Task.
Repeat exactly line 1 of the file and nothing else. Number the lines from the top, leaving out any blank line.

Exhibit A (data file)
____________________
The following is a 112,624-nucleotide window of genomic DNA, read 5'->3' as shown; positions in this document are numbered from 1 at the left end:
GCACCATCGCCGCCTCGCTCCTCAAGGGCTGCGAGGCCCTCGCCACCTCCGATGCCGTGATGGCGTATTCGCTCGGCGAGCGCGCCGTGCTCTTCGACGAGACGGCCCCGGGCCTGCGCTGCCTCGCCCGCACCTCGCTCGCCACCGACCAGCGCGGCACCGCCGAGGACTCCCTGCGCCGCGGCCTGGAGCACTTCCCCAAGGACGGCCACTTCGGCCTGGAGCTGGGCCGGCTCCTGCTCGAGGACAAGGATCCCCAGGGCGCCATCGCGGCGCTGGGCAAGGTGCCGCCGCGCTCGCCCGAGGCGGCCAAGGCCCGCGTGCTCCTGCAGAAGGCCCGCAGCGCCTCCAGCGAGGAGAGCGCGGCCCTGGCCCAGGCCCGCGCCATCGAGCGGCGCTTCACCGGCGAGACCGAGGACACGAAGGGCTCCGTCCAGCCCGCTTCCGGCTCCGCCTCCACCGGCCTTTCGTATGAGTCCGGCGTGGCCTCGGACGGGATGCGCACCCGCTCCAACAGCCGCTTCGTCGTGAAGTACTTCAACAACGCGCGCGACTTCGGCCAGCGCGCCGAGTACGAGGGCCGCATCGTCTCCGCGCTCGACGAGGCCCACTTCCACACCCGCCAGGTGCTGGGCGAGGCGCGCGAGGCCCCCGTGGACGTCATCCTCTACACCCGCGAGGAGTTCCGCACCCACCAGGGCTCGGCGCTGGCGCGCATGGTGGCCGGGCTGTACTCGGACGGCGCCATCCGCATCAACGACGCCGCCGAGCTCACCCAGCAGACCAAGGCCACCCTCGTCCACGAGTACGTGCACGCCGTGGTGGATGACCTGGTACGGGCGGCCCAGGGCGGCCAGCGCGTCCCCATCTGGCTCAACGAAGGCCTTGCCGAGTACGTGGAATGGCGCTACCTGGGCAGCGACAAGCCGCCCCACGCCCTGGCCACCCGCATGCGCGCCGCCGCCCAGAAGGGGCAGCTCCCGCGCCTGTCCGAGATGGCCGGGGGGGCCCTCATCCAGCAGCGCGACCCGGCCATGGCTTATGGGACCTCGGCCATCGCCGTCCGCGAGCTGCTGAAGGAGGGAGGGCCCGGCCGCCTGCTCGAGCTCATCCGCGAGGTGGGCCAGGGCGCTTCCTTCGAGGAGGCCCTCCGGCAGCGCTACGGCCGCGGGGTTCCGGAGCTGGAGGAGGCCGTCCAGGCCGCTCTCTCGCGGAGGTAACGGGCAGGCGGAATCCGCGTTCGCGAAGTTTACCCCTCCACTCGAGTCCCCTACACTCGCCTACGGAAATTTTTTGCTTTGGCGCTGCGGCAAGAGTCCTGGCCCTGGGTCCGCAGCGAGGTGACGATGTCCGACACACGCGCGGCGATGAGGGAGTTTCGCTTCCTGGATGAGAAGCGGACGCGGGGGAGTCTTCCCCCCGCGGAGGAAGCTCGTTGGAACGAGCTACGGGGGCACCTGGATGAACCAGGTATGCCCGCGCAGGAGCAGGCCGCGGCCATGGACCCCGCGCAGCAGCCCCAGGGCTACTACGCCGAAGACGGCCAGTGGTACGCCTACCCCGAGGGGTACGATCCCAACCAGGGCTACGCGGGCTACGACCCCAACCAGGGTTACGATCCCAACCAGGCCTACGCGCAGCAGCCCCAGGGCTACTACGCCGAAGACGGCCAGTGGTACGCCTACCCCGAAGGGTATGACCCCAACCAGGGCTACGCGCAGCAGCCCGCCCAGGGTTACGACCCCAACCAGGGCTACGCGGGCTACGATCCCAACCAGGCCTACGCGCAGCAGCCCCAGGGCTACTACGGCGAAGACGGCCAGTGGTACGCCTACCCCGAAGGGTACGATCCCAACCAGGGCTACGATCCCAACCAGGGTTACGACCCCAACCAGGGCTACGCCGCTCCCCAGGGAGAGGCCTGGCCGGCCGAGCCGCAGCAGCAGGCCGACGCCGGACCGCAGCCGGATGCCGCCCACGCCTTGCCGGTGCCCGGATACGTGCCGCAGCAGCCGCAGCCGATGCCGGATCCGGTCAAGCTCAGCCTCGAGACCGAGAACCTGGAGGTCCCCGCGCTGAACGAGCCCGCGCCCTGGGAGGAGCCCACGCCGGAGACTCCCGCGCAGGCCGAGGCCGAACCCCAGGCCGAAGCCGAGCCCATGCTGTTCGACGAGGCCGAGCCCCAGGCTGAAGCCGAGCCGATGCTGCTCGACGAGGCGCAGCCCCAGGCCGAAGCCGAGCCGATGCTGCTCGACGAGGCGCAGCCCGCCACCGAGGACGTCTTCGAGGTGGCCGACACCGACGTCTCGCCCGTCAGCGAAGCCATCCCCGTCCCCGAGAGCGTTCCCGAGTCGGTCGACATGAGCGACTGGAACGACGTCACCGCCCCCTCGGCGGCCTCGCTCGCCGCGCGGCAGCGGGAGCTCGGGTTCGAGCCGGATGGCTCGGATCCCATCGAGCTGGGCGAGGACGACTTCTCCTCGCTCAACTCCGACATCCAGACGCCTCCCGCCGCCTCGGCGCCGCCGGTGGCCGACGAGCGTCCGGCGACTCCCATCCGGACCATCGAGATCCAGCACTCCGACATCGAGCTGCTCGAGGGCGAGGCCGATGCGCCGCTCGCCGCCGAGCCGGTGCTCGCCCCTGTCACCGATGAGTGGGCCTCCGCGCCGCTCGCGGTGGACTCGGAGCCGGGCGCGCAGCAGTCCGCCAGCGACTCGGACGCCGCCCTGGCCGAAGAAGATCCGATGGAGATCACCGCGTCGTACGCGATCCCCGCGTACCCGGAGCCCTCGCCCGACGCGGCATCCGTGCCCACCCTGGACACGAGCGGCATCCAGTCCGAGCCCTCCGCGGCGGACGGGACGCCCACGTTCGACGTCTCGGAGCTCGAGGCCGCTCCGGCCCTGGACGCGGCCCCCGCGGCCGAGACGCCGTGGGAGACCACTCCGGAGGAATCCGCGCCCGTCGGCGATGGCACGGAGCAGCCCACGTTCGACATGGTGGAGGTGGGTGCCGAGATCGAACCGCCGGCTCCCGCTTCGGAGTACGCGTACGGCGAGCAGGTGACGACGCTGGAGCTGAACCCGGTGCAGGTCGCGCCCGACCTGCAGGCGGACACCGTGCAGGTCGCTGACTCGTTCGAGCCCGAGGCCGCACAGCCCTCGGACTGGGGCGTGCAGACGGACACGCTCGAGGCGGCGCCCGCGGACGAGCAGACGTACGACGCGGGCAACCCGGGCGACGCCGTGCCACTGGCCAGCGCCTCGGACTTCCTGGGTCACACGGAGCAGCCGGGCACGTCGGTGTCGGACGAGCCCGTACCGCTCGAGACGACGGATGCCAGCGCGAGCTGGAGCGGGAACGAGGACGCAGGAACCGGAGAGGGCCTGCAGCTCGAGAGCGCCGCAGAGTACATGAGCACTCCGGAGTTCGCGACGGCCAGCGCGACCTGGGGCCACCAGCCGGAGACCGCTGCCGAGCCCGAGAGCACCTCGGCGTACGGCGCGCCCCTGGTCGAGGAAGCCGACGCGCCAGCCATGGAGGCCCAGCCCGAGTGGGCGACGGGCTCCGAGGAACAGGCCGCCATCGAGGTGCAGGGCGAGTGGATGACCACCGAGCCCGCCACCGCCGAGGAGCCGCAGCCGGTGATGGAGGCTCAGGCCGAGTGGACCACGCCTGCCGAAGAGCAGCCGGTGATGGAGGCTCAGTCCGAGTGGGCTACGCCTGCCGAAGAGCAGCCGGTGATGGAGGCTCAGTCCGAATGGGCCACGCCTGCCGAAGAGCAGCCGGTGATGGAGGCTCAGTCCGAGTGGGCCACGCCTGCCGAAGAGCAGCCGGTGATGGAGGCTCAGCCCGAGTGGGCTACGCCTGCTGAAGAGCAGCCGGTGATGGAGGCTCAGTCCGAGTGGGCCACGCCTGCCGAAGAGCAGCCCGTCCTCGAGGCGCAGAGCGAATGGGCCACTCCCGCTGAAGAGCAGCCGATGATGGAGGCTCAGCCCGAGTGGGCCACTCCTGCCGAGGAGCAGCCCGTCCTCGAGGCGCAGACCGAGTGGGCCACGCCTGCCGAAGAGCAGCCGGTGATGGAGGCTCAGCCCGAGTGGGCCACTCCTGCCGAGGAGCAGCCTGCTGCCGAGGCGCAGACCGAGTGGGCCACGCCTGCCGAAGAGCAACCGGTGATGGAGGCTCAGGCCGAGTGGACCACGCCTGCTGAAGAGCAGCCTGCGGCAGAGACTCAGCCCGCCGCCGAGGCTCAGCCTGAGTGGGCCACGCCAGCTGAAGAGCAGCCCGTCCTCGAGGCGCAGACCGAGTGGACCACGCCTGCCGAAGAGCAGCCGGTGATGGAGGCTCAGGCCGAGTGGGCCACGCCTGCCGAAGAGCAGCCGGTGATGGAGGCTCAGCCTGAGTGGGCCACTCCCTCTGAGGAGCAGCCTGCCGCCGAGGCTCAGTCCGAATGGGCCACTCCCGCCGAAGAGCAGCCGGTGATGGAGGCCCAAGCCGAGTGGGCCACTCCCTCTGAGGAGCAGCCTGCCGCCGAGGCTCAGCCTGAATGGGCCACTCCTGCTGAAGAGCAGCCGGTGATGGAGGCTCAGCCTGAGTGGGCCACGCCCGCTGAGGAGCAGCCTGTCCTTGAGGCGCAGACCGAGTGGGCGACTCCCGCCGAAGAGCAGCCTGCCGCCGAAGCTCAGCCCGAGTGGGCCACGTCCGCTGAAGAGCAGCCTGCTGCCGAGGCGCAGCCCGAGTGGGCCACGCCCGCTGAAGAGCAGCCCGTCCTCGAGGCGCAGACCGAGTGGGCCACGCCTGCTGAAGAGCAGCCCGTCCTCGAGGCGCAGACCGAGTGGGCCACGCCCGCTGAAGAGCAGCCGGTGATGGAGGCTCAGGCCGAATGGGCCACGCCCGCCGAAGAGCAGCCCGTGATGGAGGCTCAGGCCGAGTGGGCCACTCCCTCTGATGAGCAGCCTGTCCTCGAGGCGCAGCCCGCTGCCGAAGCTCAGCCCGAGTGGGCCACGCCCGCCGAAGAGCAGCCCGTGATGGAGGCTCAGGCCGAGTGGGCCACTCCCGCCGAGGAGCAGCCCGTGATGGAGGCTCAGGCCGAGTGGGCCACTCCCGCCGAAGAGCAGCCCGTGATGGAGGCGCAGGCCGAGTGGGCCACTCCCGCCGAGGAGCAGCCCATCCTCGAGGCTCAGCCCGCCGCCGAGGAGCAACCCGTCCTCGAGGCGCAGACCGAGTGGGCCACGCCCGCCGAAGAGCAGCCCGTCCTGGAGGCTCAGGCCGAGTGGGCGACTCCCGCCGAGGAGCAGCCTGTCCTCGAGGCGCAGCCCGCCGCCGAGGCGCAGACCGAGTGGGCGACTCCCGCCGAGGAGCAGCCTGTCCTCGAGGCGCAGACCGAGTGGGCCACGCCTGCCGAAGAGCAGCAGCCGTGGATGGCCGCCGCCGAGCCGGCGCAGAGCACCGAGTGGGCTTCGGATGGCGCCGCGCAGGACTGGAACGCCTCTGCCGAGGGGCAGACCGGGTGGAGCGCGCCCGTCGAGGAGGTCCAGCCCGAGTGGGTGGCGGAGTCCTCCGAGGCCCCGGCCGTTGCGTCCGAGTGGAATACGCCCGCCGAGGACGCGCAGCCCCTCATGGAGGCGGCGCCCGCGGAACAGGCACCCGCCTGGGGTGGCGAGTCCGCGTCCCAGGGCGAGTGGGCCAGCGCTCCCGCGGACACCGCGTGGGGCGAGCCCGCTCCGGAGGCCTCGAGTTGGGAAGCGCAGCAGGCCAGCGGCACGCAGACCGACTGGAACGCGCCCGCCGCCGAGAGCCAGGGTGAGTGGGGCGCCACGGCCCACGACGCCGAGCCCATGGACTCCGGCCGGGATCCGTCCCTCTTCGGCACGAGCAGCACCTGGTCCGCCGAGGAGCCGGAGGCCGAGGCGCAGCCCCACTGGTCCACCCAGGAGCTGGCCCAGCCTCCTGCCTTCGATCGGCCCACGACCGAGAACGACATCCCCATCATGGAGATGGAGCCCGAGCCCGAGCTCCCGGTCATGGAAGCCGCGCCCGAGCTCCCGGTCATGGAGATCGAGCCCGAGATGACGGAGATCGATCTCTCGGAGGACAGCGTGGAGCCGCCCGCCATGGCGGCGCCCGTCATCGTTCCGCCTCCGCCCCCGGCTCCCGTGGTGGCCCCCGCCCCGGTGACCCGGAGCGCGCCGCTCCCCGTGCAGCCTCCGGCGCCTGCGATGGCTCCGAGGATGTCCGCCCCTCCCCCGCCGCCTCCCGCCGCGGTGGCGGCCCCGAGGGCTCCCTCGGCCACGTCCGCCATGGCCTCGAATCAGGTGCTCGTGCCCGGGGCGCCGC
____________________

The following is a 112,624-nucleotide window of genomic DNA, read 5'->3' as shown; positions in this document are numbered from 1 at the left end: